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  14. The fuzzy buds are great. I'm not famililar with the Shagbark Hickory, but I love nut trees in general. I planted a bunch at my house but don't get to eat any nuts- squirrels eat them all. But it does keep them busy so they don't eat my apples. Do you get nuts, and how are they?

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    1. Oh, I know! The squirrels eat most of our Hickory nuts. It's so fun to watch them eating them and running around with them in the fall. :)

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  15. Great photos! The buds really are beautiful. It seems like all our trees leafed out overnight. I love that first week when there's just the hint of green everywhere.

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    1. Thanks, Rose! A lot of our trees are leafed out now, too. But with this little cold snap, some of the larger trees are hanging on just a bit longer. Such a fun stage in the spring!

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  16. What a great tree. Several years ago in the town where I live, developers were clearing a field for a mini-mall and grocery store. Luckily they left standing a huge old but healthy hickory tree. Then they named an adjoining street "Hickory Street." You gotta love that. I love trees. Great post.

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    1. Love that story, Grace! It's sweet and hopeful. Some trees are larger than life, and it's wonderful when developers allow the old, established ones to remain in the landscape. If trees could talk...

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  17. Wonderful tree and photos! Wish I had one!

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    1. I highly recommend it, if you ever need/want to add a large, native shade tree to your landscape.

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  18. What an amazing bud-to-flower stage! You could never guess the flowers would end up like that from before they opened up! Looking forward to the next step, I have no idea what’s coming after this as I have never seen this tree before :-)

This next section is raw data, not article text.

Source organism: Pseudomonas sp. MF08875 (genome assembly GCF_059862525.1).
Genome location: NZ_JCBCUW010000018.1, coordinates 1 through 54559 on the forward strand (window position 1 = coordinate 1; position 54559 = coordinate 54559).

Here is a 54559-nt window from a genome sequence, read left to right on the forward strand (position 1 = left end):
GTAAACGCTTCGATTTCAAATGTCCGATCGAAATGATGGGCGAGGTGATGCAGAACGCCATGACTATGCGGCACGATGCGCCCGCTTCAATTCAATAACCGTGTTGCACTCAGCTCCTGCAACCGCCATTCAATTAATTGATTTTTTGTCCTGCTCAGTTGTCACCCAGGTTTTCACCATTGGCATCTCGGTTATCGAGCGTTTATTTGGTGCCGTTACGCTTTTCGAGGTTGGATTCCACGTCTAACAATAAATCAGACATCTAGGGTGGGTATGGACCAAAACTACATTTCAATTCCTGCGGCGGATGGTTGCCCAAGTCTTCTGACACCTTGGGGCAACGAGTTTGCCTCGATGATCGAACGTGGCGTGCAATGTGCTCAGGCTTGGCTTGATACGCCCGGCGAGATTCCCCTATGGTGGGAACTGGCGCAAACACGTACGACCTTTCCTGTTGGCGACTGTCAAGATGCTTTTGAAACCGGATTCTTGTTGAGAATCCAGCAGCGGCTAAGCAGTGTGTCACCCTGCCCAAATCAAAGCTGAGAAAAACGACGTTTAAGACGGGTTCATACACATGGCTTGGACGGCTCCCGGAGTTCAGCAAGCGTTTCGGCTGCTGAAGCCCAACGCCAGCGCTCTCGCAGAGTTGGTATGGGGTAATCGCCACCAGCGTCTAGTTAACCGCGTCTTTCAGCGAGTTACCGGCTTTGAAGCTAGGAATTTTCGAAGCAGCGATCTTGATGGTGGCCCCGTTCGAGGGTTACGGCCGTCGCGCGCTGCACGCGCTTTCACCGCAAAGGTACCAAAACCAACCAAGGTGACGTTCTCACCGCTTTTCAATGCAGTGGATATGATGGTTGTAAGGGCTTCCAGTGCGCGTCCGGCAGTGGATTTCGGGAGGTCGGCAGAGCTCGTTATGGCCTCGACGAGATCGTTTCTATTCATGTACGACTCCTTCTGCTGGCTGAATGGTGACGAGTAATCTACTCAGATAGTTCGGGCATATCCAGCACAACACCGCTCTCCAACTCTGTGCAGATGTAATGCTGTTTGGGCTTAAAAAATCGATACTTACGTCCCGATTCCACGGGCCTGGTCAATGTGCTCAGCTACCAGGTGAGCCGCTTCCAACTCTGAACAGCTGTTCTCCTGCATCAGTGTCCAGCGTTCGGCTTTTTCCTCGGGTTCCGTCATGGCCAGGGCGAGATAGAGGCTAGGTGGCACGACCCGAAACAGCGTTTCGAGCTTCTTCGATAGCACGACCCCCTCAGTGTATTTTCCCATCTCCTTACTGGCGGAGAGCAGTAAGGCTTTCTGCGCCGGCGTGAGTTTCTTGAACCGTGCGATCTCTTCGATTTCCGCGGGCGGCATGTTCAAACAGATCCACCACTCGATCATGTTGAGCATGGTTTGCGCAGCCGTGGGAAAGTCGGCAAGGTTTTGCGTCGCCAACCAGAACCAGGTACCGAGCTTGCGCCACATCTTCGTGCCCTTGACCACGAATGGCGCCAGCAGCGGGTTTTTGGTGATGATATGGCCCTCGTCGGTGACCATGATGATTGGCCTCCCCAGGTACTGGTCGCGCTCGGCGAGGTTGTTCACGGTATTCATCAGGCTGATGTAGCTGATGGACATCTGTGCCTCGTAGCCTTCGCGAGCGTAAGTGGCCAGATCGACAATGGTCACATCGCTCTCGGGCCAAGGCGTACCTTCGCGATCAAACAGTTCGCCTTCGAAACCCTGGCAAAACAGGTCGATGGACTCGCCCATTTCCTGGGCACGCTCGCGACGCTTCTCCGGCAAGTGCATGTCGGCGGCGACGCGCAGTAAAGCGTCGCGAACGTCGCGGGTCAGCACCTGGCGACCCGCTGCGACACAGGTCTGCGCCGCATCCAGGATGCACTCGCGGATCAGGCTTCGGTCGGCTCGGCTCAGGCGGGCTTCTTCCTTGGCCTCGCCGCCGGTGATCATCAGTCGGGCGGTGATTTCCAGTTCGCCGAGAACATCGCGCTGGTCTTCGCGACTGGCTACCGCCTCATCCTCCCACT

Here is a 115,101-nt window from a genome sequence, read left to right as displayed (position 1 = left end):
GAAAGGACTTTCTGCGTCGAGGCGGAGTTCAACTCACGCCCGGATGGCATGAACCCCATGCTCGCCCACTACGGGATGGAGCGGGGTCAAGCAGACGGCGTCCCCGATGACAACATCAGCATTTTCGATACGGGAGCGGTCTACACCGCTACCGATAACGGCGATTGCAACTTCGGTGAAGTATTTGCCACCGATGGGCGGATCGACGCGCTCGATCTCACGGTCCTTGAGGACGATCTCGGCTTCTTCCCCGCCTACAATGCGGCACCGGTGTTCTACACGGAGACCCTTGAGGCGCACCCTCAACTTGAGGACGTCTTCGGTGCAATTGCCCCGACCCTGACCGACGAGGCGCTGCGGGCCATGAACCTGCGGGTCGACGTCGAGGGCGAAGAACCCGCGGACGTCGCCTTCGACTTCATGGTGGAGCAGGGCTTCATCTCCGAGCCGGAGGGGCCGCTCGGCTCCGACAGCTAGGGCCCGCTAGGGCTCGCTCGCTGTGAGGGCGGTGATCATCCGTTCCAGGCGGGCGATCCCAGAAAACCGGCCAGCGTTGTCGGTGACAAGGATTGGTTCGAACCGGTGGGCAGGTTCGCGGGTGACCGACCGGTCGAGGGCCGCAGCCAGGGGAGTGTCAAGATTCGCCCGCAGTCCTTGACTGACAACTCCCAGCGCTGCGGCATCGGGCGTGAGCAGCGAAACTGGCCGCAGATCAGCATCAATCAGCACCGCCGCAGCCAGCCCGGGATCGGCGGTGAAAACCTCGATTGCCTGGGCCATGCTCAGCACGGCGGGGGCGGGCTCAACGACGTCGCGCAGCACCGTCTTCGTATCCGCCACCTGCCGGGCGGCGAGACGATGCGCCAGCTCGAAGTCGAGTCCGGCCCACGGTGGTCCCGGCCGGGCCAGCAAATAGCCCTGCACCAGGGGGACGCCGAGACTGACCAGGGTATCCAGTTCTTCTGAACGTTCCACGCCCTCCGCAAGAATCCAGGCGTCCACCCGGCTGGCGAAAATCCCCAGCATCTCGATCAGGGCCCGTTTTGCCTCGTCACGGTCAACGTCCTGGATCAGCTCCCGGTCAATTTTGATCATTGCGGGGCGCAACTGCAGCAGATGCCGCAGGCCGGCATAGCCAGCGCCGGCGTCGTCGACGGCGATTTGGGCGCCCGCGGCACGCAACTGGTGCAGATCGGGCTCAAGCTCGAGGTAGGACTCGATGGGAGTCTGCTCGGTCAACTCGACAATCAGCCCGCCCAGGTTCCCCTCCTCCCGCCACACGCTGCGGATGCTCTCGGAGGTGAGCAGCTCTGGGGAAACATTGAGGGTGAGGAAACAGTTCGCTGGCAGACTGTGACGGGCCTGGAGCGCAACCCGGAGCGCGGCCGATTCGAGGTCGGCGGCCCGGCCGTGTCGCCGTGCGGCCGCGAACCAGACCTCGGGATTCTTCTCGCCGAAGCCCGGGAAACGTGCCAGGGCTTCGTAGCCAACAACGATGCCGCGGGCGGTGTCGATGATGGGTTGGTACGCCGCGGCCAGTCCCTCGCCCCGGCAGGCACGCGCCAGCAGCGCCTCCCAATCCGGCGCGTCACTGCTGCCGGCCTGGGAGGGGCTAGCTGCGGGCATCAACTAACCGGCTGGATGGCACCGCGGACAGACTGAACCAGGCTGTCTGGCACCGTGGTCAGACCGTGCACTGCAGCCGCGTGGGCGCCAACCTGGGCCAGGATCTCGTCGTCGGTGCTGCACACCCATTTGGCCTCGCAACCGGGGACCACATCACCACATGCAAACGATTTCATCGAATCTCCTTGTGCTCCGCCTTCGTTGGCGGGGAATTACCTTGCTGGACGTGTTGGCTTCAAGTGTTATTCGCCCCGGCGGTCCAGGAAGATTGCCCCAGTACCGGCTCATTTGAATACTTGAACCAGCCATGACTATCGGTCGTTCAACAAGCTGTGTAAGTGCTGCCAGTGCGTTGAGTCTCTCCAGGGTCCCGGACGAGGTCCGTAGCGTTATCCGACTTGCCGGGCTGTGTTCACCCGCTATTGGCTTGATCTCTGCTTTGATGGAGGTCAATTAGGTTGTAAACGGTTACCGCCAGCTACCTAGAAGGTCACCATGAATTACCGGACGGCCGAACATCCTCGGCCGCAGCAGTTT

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    1. Hi Helene. Yes, it's fascinating to watch. Actually, the flowers follow later, and they're male and female. The male flowers are catkins and the female flowers are small, indistinct green flowers close to the stem. I'll try to show them in my next post about the Shagbarks. :)

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    2. Oh! I thought this was the flowers! So leaves first and then flowers – I’ll look forward to next chapter :-)

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  19. Oh wow Beth those are amazing...I love how they unfurl.

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    1. I know ... aren't they amazing? And the unfurling continues each day. They're right outside my kitchen window, so I enjoy watching the changes each day.

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  20. Amazing. Never seen anything like those buds, wonderful, thank you Both.

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    1. They are unique. I'd love to find a time-lapse video of a Shagbark bud unfurling. Fascinating!

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  21. Extraordinary. And beautiful! Your page of pictures makes time-lapse photography redundant. Indeed it's better because one can linger over each stage.

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    1. Thanks, Lucy. You won't believe the change from mid-May to mid-June! Thanks, again, for hosting!